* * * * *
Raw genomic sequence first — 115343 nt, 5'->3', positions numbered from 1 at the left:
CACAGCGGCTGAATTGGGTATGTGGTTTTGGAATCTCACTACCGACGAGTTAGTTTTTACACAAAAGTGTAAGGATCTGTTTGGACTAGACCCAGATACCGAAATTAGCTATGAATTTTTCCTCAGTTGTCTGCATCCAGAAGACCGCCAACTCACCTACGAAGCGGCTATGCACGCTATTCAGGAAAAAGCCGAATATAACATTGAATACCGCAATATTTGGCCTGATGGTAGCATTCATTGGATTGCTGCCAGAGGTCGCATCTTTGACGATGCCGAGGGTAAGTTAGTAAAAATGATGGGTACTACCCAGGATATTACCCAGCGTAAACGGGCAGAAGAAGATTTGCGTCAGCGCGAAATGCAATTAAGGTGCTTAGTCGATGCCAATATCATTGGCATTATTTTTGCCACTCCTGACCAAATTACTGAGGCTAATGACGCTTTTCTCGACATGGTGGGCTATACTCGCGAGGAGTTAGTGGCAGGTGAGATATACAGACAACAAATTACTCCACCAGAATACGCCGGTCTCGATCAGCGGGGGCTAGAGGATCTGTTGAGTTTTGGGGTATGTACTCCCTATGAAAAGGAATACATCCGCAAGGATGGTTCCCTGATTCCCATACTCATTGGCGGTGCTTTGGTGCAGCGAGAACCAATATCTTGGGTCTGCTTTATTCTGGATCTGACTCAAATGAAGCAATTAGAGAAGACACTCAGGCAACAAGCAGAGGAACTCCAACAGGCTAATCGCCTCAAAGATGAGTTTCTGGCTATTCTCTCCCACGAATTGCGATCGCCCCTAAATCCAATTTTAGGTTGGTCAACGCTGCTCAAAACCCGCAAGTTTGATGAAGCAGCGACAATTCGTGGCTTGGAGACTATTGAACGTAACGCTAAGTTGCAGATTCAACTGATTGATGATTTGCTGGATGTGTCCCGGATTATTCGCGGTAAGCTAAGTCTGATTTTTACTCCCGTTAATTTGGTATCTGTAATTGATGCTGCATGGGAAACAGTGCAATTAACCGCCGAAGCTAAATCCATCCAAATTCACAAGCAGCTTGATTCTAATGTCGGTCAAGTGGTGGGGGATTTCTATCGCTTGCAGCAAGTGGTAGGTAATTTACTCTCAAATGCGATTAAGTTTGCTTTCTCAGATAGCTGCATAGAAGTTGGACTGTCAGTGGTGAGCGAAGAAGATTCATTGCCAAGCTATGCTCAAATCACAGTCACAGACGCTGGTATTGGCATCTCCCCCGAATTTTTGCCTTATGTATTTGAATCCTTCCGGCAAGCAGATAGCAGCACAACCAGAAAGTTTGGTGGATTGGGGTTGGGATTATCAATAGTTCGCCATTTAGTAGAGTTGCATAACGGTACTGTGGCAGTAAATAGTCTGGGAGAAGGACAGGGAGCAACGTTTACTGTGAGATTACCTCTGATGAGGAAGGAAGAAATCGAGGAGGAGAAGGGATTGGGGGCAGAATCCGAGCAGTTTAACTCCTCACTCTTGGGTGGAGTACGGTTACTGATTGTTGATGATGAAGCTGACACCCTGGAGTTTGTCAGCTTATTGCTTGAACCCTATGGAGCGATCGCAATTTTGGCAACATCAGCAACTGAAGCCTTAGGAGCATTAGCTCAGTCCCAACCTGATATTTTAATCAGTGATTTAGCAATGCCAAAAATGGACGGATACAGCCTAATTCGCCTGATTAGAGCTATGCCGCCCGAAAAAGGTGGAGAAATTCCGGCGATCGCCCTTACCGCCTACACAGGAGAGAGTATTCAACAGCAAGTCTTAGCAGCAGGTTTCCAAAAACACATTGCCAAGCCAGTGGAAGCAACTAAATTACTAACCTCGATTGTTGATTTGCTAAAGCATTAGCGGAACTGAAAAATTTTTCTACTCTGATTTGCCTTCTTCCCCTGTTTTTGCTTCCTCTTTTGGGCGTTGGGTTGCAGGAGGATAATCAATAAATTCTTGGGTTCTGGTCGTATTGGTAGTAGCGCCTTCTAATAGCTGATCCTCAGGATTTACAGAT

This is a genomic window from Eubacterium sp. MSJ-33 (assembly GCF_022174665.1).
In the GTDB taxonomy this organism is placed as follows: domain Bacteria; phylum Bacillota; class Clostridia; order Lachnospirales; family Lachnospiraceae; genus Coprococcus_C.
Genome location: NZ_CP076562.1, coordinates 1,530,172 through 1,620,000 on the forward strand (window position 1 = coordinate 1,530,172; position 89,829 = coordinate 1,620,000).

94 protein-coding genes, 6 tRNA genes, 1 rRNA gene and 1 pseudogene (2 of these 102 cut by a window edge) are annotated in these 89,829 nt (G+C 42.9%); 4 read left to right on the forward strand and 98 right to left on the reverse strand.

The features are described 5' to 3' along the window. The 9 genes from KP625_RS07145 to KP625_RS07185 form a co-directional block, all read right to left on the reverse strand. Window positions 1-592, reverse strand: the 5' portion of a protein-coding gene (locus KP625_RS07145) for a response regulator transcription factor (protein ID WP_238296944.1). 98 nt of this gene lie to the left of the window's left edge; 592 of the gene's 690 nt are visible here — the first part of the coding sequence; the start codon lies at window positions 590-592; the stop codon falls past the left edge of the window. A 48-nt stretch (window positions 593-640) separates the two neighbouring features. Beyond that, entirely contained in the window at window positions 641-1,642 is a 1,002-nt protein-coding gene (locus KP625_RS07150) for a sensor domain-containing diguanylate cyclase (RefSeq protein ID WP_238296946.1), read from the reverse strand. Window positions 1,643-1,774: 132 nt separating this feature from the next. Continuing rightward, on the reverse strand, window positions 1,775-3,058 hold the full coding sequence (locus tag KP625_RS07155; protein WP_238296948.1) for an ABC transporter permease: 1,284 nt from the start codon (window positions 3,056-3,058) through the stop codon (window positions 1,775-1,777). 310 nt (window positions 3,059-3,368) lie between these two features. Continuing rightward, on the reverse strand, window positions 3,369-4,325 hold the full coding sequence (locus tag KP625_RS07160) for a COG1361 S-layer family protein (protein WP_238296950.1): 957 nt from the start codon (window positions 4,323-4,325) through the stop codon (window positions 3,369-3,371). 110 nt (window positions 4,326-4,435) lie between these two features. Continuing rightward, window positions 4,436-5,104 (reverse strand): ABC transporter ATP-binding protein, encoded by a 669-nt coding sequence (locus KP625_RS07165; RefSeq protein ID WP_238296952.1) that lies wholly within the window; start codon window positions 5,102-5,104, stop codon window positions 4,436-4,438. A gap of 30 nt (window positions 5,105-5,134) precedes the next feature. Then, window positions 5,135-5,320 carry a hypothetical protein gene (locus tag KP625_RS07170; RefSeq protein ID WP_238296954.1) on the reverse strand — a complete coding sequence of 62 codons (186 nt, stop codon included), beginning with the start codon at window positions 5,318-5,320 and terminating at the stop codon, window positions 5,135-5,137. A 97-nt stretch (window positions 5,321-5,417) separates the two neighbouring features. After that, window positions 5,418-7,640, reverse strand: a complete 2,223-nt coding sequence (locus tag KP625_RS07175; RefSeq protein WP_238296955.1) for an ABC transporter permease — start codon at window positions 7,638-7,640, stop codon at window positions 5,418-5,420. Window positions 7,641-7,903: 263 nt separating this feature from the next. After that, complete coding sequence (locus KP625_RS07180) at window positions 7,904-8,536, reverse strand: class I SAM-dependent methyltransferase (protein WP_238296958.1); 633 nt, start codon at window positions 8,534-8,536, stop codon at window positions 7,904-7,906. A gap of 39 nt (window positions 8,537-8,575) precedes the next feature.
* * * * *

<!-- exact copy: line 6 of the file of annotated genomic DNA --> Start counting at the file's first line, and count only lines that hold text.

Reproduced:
94 protein-coding genes, 6 tRNA genes, 1 rRNA gene and 1 pseudogene (2 of these 102 cut by a window edge) are annotated in these 89,829 nt (G+C 42.9%); 4 read left to right on the forward strand and 98 right to left on the reverse strand.